A new look at livestock bugs we can’t kill

  • Long gone are the days we could just give calves a drug and kill the bug. Dairy calves' health and pathogen defense requires careful attention to other management factors.
When we talk about the balancing act of a healthy gastrointestinal tract, we want to make sure that calories, colostrum, cleanliness, comfort, the strength of the immune system and the health of the gut flora outweigh the pathogens that may invade the gastrointestinal tract of calves. In a recent webinar, Dr. Corale Dorn, a veterinarian at Dells Veterinary Services in Dell Rapids, South Dakota, explained how using proper management practices and keeping an eye out for diseases are key to tipping the scales in the right direction for healthy calves.
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 We need to adjust our thinking from quarts to the number of calories that calves are receiving through milk replacer.
“When I go out to a farm in the dead of winter in South Dakota and they are only feeding 2 quarts of 20/20 milk replacer every 12 hours, I know we are not hitting anywhere near the calorie requirements that we need,” said Dorn. “If we are completely missing the mark on these calorie requirements, we cannot expect to maintain calf health when pathogens enter the herd.”
If we are getting 2.1–2.5 pounds of average daily gain on Holstein calves, then we have enough calories to keep the calves healthy and growing. 
The calories and protein that they need depend on their weight and the temperature of their environment. For example, during the winter in South Dakota, we need to be feeding at least 6 quarts of milk a day.  This can be pasteurized whole milk or 24/20 milk replacer.
Re-evaluating our thinking when it comes to feeding calves for the calories they need can assist in their ability to endure seasonal changes and other challenges that can impact calf health.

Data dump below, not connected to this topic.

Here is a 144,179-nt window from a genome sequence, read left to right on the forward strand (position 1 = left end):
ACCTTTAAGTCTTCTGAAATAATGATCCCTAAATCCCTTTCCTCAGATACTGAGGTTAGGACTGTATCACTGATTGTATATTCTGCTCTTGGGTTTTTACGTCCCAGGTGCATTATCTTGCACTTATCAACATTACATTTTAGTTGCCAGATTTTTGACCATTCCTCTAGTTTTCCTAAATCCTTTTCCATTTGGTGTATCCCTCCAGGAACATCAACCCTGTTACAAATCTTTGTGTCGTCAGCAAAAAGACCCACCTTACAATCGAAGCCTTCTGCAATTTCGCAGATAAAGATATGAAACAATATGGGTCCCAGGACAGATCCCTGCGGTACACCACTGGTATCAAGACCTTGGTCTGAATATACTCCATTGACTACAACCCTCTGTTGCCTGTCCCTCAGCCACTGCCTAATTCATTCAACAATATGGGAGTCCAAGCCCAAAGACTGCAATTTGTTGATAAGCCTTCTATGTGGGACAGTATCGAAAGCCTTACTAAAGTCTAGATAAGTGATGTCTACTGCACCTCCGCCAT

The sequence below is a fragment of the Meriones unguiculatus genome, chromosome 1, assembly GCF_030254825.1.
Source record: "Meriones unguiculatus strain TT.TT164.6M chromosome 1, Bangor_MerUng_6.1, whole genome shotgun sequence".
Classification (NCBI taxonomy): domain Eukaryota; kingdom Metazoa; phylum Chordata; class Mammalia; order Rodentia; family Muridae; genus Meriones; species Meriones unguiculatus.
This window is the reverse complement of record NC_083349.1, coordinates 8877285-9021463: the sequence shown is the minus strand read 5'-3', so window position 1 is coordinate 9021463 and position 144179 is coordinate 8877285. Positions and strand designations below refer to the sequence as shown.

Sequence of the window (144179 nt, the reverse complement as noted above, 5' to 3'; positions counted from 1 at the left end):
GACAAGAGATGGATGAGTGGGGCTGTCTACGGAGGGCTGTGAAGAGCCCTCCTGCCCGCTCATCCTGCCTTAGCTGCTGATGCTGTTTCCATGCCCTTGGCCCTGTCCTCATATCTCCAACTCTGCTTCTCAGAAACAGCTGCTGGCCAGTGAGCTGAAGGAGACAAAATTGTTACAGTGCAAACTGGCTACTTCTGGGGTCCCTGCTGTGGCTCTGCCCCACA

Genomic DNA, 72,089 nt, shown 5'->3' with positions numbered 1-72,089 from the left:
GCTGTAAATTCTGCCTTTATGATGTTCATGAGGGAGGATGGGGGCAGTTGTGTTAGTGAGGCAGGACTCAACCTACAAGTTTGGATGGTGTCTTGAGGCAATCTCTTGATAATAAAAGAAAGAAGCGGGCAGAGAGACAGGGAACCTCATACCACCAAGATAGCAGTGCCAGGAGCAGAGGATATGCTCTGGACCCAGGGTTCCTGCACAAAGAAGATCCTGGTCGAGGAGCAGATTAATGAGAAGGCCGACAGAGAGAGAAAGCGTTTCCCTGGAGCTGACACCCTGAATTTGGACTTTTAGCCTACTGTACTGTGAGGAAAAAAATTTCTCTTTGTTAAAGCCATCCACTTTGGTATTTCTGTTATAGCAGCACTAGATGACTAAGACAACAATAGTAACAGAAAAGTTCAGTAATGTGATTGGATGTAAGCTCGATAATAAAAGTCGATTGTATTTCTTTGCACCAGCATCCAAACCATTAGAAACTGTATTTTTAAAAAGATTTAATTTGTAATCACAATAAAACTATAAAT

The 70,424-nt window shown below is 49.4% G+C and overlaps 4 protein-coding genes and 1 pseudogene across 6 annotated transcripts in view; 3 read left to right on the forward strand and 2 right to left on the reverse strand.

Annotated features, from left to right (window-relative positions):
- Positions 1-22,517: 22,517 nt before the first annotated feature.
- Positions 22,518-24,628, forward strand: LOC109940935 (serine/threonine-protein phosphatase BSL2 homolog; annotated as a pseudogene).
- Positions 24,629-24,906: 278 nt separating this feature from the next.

It’s a given that calves need a good measure of colostrum beginning at calving. We know that when we take a blood sample at 24–48 hours post-calving, calves well-fed with colostrum should reach a calibrated total protein of 6.0 grams per deciliter
For calves that require esophageal tubes, we need to make sure they are getting 1 gallon of colostrum within the first six hours of life.
Not only is quantity key, but quality is equally important. Colostrum needs to be clean, high in immunoglobulin (IgG), low in bacteria and fed as soon possible. If colostrum is not fed within one hour, it needs to be cooled to less than 35 degrees Fahrenheit to prevent bacterial growth.


A standard procedure to ensure milk bottles and nipples are properly cleaned is extremely important to reduce pathogen exposure to calves. It is also vital that the environment the calf comes into is managed properly to ensure cleanliness.
“The maternity pen is the first place the calf is going to be, so ask yourself, can you kneel into the bedding and come out with dry knees?” asked Dorn.  “If you have a large surge in calving, you can have a very dirty pen, so ensuring that pen is cleaned as frequently as necessary is important.”
Calves should be moved to a clean “wet calf” area within the first 15 minutes of life before attempting to stand. Be sure to clean this area vigorously after every calf to prevent pathogens from spreading between calves.


The thermo-neutral zone for a calf is 50–68 degrees Fahrenheit.
In the winter, use calf jackets and deep bedding.
In the summer, we start to get anxious when we have semi-opaque housing, as on hot days these hutches can get very hot if not ventilated properly. Looking at ways to provide additional ventilation and water to hutch calves during the summer months is key to keeping calves cool and comfortable.

Immune system

Everything we do impacts the health of the immune system. Normally, when bacteria invade the calf’s system, immune cells attack and swallow up the bad bacteria, destroying them. However, some bad bacteria can evade this immune response.
“The problem with some of the bugs that enter the immune system, such as Salmonella, is that they have developed ways to invade the calf’s immune system by hitching a ride on the white blood cells,” explained Dorn. “Once bacteria join ranks with the white blood cells, we have a breach in the immune system and have bugs we can’t kill, with few medicines or vaccines that can slow down this process. This is where MOS products come into play. When bacteria attempt to attach to receptors on the intestinal wall, MOS blocks the attachment of these bacteria.”

Stop bugs before they take hold in your livestock

Long gone are the days we could just give calves a drug and kill the bug. Dorn advised dairy producers to:
  • Keep the maternity pen clean. Be sure to test the bedding regularly to ensure it is not too damp.
  • Ensure calves are well-fed! Remember, calves need an adequate supply of energy not only to fuel metabolic activity, but to support their developing immune system.
  • Alltech’s Bio-Mos® is designed to feed the gastrointestinal tract and is the original solution to intestinal health issues. It promotes good bacteria and builds defenses, thereby maximizing performance and profitability.
To watch the full webinar, click here.  For more information on how Bio-Mos might be a fit for your farm, visit bio-mos.com.